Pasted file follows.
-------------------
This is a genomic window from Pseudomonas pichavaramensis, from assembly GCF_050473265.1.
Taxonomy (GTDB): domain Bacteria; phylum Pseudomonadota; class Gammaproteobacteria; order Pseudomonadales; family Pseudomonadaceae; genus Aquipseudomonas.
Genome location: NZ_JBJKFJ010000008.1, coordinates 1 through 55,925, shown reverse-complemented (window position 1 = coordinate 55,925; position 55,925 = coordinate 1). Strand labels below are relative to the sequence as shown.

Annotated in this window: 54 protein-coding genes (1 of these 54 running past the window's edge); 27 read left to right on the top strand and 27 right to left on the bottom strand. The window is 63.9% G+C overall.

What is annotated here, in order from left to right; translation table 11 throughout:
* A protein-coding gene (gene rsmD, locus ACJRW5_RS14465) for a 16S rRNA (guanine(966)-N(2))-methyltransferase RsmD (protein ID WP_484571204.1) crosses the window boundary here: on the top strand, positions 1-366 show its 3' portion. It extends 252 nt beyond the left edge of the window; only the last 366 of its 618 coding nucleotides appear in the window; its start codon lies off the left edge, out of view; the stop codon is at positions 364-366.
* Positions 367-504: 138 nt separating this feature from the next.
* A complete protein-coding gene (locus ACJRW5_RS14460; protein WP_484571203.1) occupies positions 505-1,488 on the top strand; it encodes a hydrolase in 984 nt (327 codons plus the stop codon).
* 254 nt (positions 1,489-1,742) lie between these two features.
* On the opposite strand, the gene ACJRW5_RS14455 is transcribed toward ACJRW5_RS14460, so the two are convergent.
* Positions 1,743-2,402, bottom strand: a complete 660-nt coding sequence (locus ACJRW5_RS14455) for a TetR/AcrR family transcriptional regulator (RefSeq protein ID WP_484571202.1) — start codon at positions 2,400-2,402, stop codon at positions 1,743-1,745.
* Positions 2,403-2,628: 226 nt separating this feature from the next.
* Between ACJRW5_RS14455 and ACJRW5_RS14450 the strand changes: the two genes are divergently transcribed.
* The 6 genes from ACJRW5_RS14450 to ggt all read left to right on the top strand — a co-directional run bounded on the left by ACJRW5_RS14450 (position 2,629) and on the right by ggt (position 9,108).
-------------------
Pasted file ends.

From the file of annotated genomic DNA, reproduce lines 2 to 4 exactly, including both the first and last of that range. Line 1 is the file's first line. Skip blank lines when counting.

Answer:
Taxonomy (GTDB): domain Bacteria; phylum Pseudomonadota; class Gammaproteobacteria; order Pseudomonadales; family Pseudomonadaceae; genus Aquipseudomonas.
Genome location: NZ_JBJKFJ010000008.1, coordinates 1 through 55,925, shown reverse-complemented (window position 1 = coordinate 55,925; position 55,925 = coordinate 1). Strand labels below are relative to the sequence as shown.

Annotated in this window: 54 protein-coding genes (1 of these 54 running past the window's edge); 27 read left to right on the top strand and 27 right to left on the bottom strand. The window is 63.9% G+C overall.